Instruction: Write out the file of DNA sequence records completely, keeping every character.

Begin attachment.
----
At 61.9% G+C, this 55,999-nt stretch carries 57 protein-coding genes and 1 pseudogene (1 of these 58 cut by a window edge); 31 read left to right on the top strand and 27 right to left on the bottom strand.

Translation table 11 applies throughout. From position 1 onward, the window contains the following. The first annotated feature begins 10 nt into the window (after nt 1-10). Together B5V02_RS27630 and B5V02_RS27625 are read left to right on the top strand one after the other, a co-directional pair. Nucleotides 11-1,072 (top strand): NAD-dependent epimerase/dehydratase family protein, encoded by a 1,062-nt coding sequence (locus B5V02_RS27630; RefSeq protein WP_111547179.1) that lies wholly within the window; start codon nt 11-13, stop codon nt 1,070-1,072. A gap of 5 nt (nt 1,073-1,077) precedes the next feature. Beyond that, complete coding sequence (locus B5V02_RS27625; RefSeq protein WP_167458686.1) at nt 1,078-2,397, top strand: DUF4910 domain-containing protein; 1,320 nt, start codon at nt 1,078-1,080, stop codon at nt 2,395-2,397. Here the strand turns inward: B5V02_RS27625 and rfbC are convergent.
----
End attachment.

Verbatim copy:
At 61.9% G+C, this 55,999-nt stretch carries 57 protein-coding genes and 1 pseudogene (1 of these 58 cut by a window edge); 31 read left to right on the top strand and 27 right to left on the bottom strand.

Translation table 11 applies throughout. From position 1 onward, the window contains the following. The first annotated feature begins 10 nt into the window (after nt 1-10). Together B5V02_RS27630 and B5V02_RS27625 are read left to right on the top strand one after the other, a co-directional pair. Nucleotides 11-1,072 (top strand): NAD-dependent epimerase/dehydratase family protein, encoded by a 1,062-nt coding sequence (locus B5V02_RS27630; RefSeq protein WP_111547179.1) that lies wholly within the window; start codon nt 11-13, stop codon nt 1,070-1,072. A gap of 5 nt (nt 1,073-1,077) precedes the next feature. Beyond that, complete coding sequence (locus B5V02_RS27625; RefSeq protein WP_167458686.1) at nt 1,078-2,397, top strand: DUF4910 domain-containing protein; 1,320 nt, start codon at nt 1,078-1,080, stop codon at nt 2,395-2,397. Here the strand turns inward: B5V02_RS27625 and rfbC are convergent.